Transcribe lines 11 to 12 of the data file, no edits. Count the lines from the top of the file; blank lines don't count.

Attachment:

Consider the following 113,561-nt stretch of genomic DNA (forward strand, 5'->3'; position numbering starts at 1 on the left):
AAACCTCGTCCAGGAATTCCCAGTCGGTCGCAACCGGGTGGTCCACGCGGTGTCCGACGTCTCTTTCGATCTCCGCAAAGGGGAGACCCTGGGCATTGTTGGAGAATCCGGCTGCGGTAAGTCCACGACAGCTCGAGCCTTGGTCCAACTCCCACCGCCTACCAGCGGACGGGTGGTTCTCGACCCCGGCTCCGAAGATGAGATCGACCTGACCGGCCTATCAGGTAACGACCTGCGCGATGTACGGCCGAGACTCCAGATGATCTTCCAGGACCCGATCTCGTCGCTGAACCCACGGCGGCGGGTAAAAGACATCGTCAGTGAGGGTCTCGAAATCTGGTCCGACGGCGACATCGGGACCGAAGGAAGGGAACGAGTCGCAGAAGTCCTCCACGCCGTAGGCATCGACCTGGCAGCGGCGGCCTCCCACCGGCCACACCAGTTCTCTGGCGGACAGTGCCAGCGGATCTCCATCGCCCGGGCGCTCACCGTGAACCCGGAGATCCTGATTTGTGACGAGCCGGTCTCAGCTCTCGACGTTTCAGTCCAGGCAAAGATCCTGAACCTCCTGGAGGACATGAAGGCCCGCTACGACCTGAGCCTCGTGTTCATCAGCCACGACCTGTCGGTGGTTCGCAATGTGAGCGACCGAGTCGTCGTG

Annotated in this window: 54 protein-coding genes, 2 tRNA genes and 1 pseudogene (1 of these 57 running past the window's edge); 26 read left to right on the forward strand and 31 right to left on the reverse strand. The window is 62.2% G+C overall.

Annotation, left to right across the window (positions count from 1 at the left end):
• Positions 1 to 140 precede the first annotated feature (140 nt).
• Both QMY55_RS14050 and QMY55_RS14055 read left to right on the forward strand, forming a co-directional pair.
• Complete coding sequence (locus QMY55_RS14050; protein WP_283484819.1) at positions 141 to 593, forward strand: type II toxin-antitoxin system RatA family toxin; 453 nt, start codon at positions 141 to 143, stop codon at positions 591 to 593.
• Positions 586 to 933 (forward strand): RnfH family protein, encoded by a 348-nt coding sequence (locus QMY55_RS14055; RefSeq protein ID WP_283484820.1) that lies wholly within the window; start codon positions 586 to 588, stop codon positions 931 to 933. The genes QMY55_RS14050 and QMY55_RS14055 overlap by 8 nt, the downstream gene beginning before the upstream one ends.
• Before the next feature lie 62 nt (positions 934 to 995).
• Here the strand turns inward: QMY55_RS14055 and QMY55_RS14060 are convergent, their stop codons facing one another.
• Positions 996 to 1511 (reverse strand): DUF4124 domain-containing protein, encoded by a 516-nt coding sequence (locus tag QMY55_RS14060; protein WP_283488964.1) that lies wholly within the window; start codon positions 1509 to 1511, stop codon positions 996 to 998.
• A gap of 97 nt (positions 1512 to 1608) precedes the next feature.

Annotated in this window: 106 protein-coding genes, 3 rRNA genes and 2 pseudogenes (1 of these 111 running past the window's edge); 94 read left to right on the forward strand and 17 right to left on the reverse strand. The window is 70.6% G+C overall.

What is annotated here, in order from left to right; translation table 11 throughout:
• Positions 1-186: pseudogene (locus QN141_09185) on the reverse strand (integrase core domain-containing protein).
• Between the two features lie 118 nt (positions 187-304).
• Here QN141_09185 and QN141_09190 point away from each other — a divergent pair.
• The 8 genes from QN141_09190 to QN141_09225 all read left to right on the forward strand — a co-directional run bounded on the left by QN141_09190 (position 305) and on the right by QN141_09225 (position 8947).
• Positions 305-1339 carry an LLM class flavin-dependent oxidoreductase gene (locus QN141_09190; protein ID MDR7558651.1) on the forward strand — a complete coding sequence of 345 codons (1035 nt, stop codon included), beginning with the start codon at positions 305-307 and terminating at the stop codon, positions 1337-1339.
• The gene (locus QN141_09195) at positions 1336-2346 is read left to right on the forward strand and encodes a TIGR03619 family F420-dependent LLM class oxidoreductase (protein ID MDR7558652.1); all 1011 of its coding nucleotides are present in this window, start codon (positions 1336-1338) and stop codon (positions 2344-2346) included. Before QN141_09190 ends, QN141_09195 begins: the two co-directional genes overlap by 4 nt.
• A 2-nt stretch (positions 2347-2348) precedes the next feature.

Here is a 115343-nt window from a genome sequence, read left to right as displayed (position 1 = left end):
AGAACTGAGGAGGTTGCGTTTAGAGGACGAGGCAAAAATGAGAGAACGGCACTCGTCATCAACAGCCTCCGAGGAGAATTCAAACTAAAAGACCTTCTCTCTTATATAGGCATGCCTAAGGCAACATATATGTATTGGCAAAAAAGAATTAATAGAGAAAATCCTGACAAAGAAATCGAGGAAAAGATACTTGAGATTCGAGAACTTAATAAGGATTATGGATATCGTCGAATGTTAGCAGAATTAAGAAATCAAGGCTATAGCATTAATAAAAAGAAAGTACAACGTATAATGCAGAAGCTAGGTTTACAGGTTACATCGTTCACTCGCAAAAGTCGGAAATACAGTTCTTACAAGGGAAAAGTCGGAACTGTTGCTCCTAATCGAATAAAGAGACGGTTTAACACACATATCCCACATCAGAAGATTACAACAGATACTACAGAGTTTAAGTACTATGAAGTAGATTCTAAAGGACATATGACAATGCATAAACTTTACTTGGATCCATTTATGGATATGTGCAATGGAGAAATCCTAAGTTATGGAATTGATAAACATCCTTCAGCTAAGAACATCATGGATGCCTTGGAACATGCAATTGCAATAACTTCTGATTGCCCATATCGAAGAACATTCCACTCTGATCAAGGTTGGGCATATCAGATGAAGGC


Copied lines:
• Positions 996 to 1511 (reverse strand): DUF4124 domain-containing protein, encoded by a 516-nt coding sequence (locus tag QMY55_RS14060; protein WP_283488964.1) that lies wholly within the window; start codon positions 1509 to 1511, stop codon positions 996 to 998.
• A gap of 97 nt (positions 1512 to 1608) precedes the next feature.